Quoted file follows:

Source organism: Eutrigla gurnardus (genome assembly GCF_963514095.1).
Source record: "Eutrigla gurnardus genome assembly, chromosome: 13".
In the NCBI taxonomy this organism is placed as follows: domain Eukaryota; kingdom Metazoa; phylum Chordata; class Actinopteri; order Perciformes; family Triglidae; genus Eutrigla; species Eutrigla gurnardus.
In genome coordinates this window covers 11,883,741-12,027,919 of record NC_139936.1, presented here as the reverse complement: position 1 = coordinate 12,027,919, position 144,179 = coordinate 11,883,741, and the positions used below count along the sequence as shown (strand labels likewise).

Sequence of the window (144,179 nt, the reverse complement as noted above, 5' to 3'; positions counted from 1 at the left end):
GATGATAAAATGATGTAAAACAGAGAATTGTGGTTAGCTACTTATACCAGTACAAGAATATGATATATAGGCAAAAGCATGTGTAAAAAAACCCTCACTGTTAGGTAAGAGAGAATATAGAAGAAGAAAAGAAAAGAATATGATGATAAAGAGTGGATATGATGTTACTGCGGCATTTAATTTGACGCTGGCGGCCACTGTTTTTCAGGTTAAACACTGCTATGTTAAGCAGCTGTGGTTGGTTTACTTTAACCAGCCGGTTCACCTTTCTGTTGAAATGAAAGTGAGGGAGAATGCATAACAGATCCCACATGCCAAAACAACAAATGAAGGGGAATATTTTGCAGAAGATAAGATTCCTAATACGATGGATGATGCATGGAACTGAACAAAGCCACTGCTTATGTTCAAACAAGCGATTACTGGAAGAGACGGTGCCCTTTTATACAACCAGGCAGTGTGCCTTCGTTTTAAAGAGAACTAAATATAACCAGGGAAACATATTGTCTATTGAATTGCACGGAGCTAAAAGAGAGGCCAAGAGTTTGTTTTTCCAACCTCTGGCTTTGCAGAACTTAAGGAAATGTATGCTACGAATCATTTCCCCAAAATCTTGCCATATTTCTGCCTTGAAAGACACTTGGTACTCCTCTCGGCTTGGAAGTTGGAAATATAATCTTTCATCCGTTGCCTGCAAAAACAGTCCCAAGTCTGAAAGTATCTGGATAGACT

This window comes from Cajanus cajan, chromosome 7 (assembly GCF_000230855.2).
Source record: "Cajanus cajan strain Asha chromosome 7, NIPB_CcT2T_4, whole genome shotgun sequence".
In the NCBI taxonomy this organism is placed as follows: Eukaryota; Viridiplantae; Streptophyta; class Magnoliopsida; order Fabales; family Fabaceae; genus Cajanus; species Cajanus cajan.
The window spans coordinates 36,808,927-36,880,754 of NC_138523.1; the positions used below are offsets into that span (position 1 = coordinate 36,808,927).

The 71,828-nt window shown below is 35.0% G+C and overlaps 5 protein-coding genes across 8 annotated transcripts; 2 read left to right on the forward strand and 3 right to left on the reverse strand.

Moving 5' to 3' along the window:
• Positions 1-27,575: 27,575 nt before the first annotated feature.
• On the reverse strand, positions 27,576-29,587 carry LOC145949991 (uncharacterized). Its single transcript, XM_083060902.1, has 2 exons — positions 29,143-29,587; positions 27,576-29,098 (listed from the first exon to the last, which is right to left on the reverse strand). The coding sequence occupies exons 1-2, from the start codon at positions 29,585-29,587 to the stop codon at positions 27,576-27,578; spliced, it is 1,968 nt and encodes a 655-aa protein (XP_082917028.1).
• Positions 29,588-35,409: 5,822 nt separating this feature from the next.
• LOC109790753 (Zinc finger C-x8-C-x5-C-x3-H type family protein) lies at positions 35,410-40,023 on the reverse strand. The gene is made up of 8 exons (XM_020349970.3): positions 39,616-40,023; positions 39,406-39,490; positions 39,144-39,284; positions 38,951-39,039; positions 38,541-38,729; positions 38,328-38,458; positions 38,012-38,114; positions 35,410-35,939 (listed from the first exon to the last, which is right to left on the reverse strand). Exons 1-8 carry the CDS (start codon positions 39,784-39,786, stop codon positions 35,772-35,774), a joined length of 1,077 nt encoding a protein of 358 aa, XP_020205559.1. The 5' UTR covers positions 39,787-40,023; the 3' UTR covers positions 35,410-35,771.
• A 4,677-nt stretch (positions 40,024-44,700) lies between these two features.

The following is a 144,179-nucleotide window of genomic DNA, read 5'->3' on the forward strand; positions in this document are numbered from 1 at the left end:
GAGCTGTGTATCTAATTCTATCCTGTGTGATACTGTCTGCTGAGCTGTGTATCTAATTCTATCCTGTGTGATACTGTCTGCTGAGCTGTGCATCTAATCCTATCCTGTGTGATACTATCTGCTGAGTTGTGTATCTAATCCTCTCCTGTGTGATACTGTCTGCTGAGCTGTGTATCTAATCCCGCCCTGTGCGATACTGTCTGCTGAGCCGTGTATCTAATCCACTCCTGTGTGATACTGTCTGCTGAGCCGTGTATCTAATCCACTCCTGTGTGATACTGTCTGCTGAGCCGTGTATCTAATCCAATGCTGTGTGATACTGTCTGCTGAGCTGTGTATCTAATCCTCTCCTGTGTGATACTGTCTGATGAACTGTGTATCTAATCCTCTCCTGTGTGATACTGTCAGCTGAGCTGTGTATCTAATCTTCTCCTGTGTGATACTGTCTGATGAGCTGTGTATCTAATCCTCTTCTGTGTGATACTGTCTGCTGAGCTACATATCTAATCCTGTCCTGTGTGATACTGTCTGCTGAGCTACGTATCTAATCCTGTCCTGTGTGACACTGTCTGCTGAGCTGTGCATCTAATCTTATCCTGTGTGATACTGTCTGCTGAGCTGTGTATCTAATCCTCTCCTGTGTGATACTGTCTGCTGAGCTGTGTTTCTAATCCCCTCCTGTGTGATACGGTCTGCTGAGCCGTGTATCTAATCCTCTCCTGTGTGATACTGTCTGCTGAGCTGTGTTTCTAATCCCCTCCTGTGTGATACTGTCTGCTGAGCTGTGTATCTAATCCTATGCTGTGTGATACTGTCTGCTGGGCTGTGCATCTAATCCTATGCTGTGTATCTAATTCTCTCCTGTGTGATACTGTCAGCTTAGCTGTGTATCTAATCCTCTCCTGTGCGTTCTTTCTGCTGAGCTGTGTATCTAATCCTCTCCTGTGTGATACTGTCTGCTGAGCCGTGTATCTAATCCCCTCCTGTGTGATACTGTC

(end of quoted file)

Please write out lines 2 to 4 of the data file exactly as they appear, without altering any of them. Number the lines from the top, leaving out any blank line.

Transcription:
Source record: "Eutrigla gurnardus genome assembly, chromosome: 13".
In the NCBI taxonomy this organism is placed as follows: domain Eukaryota; kingdom Metazoa; phylum Chordata; class Actinopteri; order Perciformes; family Triglidae; genus Eutrigla; species Eutrigla gurnardus.
In genome coordinates this window covers 11,883,741-12,027,919 of record NC_139936.1, presented here as the reverse complement: position 1 = coordinate 12,027,919, position 144,179 = coordinate 11,883,741, and the positions used below count along the sequence as shown (strand labels likewise).